One of the main theme’s that is displayed throughout Waiting For Godot is the idea that life on earth is more or less a long and confusing wait for God. This theme magnifies the idea that the infamous Godot is actually God and that the play is built upon a structure of Christian morals.
With this in mind, it is easy to see how Beckett incorporates questions that are often raised by struggling Christians. One inquiry that is risen is simply, does God exist? Beckett displays this doubt through Vladimir and Estragon’s mixed attitude of hope and fear towards Godot. A second question that is risen is, how do we know the truth? In any religion there is always some doubt as to how truthful the religious doctrine actually is. Such is the case with Christianity. Beckett displays this doubt by having Vladimir and Estragon discuss the eternal fate of two thieves present at crucifixion of Christ. Vladimir describes that only one out the four priests present at the crucifixion claim that one of the thieves was saved, pointing out that the majority of the Christian followers took his word over the other three priests.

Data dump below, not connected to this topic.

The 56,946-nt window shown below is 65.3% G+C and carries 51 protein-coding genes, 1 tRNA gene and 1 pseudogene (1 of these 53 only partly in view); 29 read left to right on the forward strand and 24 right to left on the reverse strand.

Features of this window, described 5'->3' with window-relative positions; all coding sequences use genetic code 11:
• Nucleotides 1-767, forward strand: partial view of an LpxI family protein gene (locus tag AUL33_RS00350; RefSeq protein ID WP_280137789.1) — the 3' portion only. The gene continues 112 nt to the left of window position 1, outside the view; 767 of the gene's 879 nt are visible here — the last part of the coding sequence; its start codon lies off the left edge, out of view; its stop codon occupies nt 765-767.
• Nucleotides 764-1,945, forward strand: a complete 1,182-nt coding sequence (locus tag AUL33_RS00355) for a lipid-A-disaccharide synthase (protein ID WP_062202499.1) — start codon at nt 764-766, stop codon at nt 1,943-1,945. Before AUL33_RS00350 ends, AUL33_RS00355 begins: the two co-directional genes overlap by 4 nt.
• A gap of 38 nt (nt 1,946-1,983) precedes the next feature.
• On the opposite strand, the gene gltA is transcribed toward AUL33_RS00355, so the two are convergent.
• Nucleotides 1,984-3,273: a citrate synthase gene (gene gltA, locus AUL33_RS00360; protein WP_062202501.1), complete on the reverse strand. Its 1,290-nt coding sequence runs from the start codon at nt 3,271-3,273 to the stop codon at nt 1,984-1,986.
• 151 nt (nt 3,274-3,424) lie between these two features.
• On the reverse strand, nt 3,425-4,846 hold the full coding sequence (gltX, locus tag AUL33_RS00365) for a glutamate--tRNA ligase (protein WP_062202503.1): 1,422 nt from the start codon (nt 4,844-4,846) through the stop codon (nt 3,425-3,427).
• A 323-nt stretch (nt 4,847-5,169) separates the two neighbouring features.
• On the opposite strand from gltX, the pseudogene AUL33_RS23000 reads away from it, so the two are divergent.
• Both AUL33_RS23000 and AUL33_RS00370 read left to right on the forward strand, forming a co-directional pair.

Ultimately this theme simply raises many questions of God and religion and casts a shadow of doubt upon the fundamentals of Christianity.
2. Hopelessness and Boredom
Boredom and Hopelessness is another theme that Beckett incorporates into Waiting for Godot. Since Waiting for Godot is an existentialist play, the boredom and hopelessness that Vladimir and Estragon display leads to self-reflection. Vladimir and Estragon display this human behavior many times throughout the play. At one point they discuss leaving each other stating, “It may be better if we part”, lowering each other’s self image. Soon after this occurs Estragon compares him self to Christ, raising his self-image. In the end, confusion is the result of all the reflection and no questions are answered. This indicates that Beckett is trying to indicate to the reader that often times the solution is not important, but rather the search for it.